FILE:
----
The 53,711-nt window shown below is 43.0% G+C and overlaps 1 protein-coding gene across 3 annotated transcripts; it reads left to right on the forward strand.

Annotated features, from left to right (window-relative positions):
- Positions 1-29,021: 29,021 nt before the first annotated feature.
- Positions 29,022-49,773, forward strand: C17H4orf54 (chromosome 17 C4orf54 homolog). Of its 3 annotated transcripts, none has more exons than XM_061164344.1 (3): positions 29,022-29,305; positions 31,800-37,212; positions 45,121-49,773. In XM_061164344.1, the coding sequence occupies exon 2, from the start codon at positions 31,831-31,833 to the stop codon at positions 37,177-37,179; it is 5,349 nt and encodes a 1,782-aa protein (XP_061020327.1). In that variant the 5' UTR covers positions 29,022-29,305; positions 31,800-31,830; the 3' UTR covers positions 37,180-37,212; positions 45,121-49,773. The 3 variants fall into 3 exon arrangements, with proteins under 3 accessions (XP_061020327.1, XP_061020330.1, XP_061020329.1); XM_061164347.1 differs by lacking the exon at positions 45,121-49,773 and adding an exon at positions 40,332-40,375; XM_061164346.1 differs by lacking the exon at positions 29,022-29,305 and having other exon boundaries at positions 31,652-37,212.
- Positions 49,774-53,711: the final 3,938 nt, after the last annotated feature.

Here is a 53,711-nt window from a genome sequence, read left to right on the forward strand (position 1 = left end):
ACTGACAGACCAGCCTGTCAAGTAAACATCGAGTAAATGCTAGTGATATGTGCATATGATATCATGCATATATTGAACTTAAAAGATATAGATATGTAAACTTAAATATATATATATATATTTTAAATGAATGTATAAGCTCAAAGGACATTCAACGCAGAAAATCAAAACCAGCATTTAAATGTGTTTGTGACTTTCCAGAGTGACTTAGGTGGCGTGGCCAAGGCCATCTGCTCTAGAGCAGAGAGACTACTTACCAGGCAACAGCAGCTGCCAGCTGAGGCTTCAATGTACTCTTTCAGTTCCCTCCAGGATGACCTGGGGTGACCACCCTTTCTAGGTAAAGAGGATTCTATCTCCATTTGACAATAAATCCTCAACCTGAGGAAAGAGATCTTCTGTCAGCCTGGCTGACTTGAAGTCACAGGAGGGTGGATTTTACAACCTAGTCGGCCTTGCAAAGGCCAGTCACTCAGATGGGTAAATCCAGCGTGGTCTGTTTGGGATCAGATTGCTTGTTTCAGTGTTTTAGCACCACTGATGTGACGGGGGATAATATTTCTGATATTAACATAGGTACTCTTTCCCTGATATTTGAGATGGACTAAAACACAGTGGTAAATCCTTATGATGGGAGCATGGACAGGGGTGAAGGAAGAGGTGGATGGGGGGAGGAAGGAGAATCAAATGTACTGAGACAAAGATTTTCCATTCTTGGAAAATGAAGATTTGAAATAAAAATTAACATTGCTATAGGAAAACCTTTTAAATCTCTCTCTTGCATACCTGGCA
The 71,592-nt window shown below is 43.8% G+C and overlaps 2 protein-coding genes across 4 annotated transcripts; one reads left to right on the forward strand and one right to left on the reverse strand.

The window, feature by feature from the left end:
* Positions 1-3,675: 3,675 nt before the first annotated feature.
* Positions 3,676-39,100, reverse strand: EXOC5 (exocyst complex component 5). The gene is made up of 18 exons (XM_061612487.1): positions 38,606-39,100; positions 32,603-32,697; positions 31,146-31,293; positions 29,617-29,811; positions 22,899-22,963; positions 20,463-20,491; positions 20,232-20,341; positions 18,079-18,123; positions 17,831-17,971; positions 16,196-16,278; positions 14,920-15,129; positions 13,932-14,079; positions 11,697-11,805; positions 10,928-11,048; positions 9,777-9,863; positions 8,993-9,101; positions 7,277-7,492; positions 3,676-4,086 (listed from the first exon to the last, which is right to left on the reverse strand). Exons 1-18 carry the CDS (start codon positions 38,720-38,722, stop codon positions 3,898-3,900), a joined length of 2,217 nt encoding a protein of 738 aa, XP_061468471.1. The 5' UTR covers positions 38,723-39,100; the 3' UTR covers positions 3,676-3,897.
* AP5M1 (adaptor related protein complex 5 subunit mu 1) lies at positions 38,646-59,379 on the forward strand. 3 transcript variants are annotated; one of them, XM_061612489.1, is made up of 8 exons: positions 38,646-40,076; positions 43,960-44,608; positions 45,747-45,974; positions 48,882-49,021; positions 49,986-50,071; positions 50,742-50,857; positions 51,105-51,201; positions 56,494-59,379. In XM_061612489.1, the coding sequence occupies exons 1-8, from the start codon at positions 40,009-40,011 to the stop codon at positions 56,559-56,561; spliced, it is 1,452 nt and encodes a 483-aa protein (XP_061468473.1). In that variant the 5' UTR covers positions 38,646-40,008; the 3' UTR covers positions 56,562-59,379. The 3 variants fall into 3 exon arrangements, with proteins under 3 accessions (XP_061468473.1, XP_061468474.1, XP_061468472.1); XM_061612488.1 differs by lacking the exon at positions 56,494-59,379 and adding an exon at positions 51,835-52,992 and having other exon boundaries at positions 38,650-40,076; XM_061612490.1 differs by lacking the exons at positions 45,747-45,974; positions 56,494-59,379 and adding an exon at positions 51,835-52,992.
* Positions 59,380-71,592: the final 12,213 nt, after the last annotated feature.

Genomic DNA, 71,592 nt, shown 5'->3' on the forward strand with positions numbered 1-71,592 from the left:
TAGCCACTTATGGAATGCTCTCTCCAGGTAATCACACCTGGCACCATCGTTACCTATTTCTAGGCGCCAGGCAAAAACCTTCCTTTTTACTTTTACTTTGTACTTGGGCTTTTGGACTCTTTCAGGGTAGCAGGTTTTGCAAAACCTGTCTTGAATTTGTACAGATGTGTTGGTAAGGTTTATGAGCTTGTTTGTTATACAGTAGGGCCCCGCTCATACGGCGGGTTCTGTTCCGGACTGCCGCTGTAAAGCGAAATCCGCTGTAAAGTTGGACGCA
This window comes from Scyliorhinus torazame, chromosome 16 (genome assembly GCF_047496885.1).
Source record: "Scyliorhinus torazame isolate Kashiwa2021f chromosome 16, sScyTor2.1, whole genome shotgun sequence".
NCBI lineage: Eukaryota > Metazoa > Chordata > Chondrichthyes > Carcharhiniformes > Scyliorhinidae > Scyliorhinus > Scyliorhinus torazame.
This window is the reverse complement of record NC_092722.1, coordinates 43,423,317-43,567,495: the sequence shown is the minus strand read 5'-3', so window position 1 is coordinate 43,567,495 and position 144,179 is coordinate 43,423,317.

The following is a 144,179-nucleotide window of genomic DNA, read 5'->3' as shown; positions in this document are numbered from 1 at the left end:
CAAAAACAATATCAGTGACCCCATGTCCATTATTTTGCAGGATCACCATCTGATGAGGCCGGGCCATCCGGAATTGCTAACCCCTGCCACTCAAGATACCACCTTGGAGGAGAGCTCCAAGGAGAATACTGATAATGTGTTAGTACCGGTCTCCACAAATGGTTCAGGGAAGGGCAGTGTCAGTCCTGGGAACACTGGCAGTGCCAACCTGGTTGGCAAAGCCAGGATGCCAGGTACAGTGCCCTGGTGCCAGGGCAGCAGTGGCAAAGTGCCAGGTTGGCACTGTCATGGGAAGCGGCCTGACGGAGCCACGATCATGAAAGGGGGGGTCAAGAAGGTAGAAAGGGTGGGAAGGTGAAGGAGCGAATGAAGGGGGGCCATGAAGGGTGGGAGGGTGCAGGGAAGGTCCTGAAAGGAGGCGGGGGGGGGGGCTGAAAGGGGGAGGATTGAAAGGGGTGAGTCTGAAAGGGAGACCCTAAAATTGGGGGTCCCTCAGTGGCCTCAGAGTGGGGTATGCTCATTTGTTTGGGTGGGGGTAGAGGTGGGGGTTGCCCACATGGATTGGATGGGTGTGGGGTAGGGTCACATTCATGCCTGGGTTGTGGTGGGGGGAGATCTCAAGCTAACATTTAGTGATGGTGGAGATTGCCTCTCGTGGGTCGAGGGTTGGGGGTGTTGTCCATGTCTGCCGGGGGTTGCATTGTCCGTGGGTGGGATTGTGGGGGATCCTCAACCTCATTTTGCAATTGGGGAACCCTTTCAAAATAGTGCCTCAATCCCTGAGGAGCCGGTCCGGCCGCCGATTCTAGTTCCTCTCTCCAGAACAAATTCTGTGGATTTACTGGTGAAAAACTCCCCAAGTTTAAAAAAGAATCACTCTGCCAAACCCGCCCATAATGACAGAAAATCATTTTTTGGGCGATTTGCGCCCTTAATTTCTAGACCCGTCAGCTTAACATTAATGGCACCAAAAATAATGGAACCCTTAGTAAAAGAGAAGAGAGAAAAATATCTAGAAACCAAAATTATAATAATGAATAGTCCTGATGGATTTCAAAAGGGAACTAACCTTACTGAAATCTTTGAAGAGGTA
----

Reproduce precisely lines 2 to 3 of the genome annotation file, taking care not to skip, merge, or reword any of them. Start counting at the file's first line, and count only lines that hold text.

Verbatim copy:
Annotated features, from left to right (window-relative positions):
- Positions 1-29,021: 29,021 nt before the first annotated feature.